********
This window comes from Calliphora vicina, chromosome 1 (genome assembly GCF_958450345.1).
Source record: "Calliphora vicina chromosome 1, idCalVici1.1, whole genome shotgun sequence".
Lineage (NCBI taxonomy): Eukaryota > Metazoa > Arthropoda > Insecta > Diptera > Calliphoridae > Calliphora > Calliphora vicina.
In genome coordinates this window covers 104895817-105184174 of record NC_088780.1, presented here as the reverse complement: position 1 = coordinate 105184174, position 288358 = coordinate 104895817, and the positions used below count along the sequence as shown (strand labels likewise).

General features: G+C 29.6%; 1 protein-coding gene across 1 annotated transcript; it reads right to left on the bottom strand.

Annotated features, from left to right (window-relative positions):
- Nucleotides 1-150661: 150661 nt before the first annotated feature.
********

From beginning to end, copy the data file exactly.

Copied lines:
This window comes from Calliphora vicina, chromosome 1 (genome assembly GCF_958450345.1).
Source record: "Calliphora vicina chromosome 1, idCalVici1.1, whole genome shotgun sequence".
Lineage (NCBI taxonomy): Eukaryota > Metazoa > Arthropoda > Insecta > Diptera > Calliphoridae > Calliphora > Calliphora vicina.
In genome coordinates this window covers 104895817-105184174 of record NC_088780.1, presented here as the reverse complement: position 1 = coordinate 105184174, position 288358 = coordinate 104895817, and the positions used below count along the sequence as shown (strand labels likewise).

General features: G+C 29.6%; 1 protein-coding gene across 1 annotated transcript; it reads right to left on the bottom strand.

Annotated features, from left to right (window-relative positions):
- Nucleotides 1-150661: 150661 nt before the first annotated feature.